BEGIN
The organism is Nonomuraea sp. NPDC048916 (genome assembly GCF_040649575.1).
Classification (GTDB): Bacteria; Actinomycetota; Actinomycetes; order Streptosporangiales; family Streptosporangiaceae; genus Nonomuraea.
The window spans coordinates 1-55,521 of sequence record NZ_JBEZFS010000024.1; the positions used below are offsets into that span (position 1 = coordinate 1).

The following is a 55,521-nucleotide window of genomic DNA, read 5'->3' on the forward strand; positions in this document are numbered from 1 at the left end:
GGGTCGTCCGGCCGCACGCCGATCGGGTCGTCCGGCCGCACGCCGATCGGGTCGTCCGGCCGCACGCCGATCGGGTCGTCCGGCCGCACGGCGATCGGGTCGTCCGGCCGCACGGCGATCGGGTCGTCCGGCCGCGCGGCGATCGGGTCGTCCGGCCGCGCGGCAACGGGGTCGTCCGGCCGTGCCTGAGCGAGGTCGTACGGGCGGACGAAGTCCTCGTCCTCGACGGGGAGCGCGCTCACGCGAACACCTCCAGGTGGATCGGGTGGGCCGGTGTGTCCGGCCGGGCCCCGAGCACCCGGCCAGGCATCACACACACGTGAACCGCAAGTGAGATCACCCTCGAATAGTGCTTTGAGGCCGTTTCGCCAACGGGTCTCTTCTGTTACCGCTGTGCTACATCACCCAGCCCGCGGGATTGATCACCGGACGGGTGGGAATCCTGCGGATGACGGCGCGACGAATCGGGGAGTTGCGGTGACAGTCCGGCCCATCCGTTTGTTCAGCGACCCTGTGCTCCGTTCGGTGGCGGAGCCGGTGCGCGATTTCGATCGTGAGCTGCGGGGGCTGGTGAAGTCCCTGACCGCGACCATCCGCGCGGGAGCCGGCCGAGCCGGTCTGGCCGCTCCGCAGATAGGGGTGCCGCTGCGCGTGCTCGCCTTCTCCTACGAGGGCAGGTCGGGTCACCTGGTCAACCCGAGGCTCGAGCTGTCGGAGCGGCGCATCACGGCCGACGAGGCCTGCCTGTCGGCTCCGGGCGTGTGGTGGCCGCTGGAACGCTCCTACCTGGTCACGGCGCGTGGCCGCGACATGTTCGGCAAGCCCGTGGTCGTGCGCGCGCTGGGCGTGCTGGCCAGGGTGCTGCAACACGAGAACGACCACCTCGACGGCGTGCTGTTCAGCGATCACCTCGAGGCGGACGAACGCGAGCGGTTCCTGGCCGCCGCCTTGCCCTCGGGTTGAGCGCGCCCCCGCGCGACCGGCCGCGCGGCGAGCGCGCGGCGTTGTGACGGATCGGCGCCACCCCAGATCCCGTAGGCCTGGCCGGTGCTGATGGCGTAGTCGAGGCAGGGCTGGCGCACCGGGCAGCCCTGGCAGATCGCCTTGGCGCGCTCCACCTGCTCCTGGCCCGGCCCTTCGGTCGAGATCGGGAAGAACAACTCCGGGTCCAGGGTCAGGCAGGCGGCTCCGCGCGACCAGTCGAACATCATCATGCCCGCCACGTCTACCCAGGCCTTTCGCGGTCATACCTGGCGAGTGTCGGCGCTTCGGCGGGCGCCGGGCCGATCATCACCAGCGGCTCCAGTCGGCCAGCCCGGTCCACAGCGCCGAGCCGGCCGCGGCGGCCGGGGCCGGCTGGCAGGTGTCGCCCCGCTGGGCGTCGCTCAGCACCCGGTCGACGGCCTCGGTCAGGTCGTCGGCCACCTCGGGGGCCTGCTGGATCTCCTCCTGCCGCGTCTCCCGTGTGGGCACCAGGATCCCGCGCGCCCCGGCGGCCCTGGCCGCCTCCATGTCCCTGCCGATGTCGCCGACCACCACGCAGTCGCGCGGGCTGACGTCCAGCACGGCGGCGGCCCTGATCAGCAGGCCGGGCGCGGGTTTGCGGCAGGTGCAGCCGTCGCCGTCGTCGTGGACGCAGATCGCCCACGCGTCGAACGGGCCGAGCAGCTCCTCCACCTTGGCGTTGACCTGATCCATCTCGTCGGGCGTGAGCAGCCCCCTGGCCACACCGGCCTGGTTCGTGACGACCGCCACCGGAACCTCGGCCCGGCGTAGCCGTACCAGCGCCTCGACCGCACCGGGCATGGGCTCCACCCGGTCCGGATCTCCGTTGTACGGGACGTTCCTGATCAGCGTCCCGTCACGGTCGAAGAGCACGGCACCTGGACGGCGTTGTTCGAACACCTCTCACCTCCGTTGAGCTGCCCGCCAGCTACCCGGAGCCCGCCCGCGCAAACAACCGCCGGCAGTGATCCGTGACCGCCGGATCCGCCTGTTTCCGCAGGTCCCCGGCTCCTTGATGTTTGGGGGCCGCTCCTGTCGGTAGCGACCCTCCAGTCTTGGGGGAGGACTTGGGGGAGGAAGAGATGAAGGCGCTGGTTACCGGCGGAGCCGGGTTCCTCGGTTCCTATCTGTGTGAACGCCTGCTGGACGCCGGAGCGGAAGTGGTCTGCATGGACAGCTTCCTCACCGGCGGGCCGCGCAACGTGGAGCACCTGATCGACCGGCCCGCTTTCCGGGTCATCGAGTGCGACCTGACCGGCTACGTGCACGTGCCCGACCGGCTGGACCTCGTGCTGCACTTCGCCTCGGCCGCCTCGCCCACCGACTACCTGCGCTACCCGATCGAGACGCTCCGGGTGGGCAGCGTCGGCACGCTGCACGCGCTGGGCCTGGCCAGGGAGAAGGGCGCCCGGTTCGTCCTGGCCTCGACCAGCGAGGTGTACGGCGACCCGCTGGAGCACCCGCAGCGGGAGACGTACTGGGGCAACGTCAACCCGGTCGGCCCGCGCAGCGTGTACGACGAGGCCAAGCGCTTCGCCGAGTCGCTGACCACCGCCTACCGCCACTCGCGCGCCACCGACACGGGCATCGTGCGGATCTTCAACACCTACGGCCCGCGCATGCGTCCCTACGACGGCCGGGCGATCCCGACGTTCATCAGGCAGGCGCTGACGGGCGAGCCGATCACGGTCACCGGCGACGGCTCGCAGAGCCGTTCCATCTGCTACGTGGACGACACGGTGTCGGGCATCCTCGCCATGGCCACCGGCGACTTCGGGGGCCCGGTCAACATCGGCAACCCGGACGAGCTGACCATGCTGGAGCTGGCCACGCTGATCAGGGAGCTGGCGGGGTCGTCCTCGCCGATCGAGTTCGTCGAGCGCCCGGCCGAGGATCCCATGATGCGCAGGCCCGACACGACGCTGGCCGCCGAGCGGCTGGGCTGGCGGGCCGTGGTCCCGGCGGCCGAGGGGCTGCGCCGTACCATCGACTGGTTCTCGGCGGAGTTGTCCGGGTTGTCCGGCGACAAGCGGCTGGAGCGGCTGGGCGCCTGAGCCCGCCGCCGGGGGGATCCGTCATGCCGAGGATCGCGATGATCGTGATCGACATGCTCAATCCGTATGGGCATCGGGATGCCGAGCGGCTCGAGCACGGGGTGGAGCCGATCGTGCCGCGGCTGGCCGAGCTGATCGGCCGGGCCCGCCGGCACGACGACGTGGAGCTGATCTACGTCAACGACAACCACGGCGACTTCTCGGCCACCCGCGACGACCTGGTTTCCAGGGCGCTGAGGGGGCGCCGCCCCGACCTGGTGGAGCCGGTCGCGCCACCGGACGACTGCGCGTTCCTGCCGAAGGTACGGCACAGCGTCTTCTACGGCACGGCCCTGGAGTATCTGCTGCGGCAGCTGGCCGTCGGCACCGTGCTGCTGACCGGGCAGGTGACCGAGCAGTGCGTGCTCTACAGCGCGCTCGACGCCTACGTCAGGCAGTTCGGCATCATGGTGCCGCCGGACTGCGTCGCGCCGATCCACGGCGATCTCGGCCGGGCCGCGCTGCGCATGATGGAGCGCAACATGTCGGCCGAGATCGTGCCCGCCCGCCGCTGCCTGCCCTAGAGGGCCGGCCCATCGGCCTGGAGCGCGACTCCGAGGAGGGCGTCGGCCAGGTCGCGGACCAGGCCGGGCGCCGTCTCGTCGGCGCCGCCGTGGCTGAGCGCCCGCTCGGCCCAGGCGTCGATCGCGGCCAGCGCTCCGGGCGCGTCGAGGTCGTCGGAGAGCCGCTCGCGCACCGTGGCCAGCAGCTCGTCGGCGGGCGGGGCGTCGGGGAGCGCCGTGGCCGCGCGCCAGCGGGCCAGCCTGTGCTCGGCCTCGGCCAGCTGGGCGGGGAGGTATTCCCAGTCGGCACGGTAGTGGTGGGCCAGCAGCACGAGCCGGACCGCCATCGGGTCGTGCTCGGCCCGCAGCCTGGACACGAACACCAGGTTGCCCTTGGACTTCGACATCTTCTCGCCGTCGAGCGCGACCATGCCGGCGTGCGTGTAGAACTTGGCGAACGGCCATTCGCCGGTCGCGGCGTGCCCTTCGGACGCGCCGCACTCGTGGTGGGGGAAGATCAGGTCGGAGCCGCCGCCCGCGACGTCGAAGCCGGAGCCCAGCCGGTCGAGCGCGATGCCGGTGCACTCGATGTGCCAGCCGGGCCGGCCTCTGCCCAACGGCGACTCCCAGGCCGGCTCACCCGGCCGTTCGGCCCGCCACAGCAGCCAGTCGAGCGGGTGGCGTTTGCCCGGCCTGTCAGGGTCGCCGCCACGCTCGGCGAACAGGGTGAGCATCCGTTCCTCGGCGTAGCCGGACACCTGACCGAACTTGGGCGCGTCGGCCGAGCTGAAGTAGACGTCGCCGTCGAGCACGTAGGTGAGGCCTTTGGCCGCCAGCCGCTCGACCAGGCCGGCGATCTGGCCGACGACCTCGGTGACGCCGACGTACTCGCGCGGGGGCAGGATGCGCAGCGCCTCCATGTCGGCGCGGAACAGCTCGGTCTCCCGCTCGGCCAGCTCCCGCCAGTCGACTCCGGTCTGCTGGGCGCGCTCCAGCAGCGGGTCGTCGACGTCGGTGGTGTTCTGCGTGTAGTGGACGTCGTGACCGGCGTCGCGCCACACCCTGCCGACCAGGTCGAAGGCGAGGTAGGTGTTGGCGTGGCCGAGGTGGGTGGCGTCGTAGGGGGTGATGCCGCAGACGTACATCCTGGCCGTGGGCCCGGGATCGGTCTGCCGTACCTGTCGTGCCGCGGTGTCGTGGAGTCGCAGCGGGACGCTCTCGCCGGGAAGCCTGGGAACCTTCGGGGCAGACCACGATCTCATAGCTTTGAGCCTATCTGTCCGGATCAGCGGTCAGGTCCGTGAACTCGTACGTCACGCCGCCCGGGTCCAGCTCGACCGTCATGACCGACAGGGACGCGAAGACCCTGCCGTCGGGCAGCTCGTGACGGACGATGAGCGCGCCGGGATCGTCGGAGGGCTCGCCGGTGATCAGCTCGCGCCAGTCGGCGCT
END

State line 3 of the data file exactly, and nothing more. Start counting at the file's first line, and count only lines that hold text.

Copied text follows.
The window spans coordinates 1-55,521 of sequence record NZ_JBEZFS010000024.1; the positions used below are offsets into that span (position 1 = coordinate 1).